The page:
20 Pages Posted: 17 Oct 2018
Date Written: October 17, 2018
Carol Sanger’s book, About Abortion: Terminating Pregnancy in Twenty-First Century America, arrives just as the confirmation to the U.S. Supreme Court of Neil Gorsuch and Brett Kavanaugh brings the future of abortion rights to an urgent new salience. About Abortion is a welcome and timely intervention in the highly polarized debate, focusing attention in a new direction. Sanger’s thesis is that we rarely talk about women’s experiences of abortion and that this absence of real conversation impoverishes our views about abortion and, in turn, impoverishes our democracy. In the book, Sanger uses both a metaphorical wide-angle lens, to capture the broad social and cultural context of abortion, and a telephoto lens, to focus attention on the fine-grained experiences of women, treating them as subjects, not objects, of the law.
This review essay argues that Sanger’s delightfully eclectic methodology has considerable normative consequences for both abortion talk and family law more generally. The textured, contextual conversation prompted by the book lowers the temperature of the debate and brings attention to new aspects of the issue. More broadly, the embedded humanism of her methodology is relevant to scholarly inquiry in other areas of family law in light of the mutually constitutive relationship between law and social context, as well as the profound effect of legal regulation on the daily life of families. The book thus succeeds in two ways. It opens the conversation about abortion, and it provides a methodology for scholars to think about the enormous range of influences in family law and the felt reality of that legal regulation.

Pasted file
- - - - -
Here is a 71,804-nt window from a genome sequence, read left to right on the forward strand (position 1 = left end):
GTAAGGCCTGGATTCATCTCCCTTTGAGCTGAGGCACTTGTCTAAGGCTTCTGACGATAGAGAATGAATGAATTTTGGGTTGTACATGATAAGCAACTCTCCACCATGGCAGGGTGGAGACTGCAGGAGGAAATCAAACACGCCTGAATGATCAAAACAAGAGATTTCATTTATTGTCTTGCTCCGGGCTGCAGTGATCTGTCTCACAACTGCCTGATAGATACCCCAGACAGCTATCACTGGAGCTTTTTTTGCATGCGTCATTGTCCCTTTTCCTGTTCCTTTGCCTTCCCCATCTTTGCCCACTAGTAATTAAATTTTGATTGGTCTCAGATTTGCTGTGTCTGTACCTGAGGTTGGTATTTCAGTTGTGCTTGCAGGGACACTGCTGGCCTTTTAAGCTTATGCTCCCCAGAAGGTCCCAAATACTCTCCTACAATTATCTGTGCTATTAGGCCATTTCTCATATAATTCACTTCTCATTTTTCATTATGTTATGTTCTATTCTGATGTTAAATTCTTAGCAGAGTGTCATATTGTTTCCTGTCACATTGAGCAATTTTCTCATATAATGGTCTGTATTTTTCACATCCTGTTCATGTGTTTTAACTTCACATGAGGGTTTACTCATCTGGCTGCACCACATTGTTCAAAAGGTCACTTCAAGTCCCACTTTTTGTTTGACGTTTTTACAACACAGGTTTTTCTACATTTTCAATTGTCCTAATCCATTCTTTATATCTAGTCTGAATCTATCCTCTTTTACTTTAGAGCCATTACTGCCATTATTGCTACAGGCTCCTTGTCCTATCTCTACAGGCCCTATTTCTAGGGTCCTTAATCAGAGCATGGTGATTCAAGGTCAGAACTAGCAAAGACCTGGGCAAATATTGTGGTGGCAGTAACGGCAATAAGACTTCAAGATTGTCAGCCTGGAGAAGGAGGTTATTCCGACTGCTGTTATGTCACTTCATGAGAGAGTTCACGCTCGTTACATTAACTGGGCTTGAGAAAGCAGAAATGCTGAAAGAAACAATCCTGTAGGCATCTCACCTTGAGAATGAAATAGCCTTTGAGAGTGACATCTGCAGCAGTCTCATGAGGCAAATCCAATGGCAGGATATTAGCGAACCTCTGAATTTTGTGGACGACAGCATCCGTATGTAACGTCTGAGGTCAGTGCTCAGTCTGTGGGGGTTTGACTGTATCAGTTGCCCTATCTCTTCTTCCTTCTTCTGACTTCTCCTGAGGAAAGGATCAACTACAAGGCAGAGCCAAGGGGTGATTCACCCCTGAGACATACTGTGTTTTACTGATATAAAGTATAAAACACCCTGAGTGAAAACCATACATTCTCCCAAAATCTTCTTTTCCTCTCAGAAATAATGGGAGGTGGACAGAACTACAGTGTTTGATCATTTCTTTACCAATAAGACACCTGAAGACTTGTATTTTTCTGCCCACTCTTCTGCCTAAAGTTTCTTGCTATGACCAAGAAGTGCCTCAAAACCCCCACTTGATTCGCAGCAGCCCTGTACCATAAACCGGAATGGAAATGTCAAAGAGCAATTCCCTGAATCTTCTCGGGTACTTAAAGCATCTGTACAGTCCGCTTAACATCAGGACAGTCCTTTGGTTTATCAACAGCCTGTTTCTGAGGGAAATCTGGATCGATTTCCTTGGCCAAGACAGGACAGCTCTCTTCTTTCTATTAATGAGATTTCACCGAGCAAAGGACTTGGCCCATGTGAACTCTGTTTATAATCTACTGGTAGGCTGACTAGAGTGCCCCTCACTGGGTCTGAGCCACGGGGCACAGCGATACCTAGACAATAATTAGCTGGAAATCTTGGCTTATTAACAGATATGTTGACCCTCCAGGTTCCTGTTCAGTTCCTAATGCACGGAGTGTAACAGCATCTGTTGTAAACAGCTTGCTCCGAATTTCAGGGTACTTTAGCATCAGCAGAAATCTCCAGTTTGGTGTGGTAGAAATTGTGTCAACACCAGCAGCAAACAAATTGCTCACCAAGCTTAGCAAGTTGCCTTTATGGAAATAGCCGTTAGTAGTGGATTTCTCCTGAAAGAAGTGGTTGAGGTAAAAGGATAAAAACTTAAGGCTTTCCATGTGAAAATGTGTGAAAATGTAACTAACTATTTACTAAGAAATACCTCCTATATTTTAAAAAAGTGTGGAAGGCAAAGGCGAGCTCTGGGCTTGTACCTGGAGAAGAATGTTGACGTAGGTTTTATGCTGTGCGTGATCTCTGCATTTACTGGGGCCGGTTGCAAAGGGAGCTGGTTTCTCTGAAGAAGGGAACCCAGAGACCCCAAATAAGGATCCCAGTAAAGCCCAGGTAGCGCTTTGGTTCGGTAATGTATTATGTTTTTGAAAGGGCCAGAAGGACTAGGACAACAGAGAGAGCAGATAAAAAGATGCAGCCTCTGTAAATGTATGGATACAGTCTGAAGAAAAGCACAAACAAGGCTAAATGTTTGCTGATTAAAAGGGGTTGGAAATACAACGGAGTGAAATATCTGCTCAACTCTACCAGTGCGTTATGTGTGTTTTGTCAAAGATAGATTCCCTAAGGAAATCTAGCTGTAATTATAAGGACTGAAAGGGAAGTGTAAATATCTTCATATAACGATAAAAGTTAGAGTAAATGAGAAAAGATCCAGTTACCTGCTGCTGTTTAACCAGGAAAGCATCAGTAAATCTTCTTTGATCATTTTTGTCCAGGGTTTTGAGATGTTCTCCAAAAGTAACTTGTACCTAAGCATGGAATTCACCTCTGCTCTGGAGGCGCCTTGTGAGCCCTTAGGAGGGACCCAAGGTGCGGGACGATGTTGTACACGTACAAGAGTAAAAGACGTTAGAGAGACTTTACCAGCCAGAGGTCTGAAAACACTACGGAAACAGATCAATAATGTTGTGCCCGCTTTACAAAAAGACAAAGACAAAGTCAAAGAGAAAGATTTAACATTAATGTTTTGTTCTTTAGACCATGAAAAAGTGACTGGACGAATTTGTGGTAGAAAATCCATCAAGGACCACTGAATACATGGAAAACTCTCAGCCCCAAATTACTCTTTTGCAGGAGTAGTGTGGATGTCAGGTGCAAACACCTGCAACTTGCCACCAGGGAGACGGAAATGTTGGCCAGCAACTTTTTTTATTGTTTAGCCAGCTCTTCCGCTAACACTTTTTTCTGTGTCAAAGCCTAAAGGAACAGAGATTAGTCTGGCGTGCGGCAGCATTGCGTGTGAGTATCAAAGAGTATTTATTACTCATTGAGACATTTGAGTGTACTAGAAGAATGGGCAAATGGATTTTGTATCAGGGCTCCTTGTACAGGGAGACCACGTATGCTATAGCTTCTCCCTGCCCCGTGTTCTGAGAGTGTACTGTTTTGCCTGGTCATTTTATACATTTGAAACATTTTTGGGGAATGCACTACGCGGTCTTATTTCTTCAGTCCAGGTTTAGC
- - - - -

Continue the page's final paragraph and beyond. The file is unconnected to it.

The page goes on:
This review essay also argues that despite the breadth of the book, it could and should have been even broader, bringing into the conversation more fully other important factors, most notably race and class. The odious history of—and ongoing efforts to—control the fertility of women of color, and the disproportionate rates of abortion among low-income women and women of color, mean the experiences of these women are distinctive and should be added to the conversation. This review thus engages in the call for conversation Sanger issues, drawing out additional voices to address these and other aspects of women’s experiences.
Suggested Citation: Suggested Citation